There are sector directives guaranteeing ‘automatic recognition’ of diplomas for seven professions: doctors, dentists, veterinary surgeons, pharmacists, nursing staff in general care, midwives and architects.Automatic recognition, however, only refers to basic training. Even if recognition is more or less guaranteed, applicants wishing to practice one of the seven regulated professions in Switzerland must apply for authorization and submit their diplomas to prove that these are entitled to automatic recognition.

Checklist for applications

The National Contact Office in the Federal Office for Professional Education and Technology will refer you the authority in charge of determining the equivalence of your diploma.

For your application, you should have all important papers translated into one of the national languages or Switzerland, in some cases these translations may need to be notarized.Only submit copies of originals, never the originals themselves. Even though the exact requirements depend on your profession and types of qualification, you will probably need some or all of the following documents:

  • application form – correctly and fully completed
  • copy of passport or ID card
  • diploma
  • proof of professional experience
  • a character reference, health certificate, certificate of good conduct
  • proof of solvency

The European Union uses a common system for the recognition of diplomas across its member states. The content and duration of the training must be comparable for a diploma from one country to be recognized as equivalent in another. Switzerland has adopted this system.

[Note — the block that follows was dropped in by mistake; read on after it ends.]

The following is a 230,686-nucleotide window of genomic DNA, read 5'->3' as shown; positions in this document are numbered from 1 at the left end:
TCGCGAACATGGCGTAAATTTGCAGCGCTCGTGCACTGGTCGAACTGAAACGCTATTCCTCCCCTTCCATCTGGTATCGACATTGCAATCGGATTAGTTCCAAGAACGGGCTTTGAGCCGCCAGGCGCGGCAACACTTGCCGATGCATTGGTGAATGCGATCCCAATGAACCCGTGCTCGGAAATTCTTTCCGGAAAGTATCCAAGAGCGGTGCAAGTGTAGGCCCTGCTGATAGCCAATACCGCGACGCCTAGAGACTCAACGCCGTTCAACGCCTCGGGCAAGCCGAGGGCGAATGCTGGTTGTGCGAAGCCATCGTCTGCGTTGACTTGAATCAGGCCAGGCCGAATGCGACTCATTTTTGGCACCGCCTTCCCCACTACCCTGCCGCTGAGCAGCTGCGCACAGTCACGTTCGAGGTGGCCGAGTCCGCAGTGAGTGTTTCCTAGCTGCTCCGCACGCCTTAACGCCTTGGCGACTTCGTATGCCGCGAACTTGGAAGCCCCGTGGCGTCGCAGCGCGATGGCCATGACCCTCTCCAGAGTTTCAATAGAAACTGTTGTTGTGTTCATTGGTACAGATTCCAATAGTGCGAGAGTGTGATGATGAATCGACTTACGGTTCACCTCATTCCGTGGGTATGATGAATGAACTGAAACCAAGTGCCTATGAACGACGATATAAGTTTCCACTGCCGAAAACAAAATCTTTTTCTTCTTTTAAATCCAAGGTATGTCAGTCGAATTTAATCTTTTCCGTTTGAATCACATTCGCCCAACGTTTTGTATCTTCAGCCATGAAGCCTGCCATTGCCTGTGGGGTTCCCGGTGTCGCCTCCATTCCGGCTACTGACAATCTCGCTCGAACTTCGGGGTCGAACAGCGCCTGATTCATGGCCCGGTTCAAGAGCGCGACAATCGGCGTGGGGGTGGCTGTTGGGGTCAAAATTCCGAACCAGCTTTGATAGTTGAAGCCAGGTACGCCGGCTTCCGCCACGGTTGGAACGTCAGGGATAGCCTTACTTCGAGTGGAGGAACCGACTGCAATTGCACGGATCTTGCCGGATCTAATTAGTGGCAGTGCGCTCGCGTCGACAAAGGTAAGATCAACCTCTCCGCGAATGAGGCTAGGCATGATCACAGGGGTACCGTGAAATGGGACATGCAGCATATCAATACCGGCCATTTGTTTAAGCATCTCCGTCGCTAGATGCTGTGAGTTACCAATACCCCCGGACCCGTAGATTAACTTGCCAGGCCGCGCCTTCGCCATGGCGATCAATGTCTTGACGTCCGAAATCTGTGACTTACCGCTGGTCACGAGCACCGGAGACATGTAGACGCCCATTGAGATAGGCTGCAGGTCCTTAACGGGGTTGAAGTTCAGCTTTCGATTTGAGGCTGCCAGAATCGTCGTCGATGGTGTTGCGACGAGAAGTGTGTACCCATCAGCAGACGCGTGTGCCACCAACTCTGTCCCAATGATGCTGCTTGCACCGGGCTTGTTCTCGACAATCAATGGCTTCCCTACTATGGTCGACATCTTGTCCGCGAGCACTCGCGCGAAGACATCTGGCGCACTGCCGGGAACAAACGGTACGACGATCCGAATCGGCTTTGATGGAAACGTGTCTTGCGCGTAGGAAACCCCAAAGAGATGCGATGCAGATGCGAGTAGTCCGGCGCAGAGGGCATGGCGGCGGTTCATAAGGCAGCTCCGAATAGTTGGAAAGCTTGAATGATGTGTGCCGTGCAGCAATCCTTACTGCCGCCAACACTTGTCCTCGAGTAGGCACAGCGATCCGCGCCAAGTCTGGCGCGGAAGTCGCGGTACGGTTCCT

For some professions (such as medical professions and architects), recognition of qualifications is virtually automatic. In other cases, the Swiss authorities may compare training and professional experience with its requirements and, in some circumstances, refuse to recognize diplomas as being equivalent.

The first thing to do is to find out whether or not the profession that you want to practice is regulated in Switzerland. Professions are considered to be regulated if practicing them is dependent on a diploma, certificate or other formal qualifications. If a profession is not regulated, there is no need to check the equivalences of qualifications - a work permit is sufficient. For example, anyone can work as an office clerk or baker in Switzerland. In these cases, the employer decides how to judge applications from individuals with different qualifications. Depending on what positions you are applying for, you might find it helps potential employers if you explain you qualifications or note a Swiss equivalent in your CV.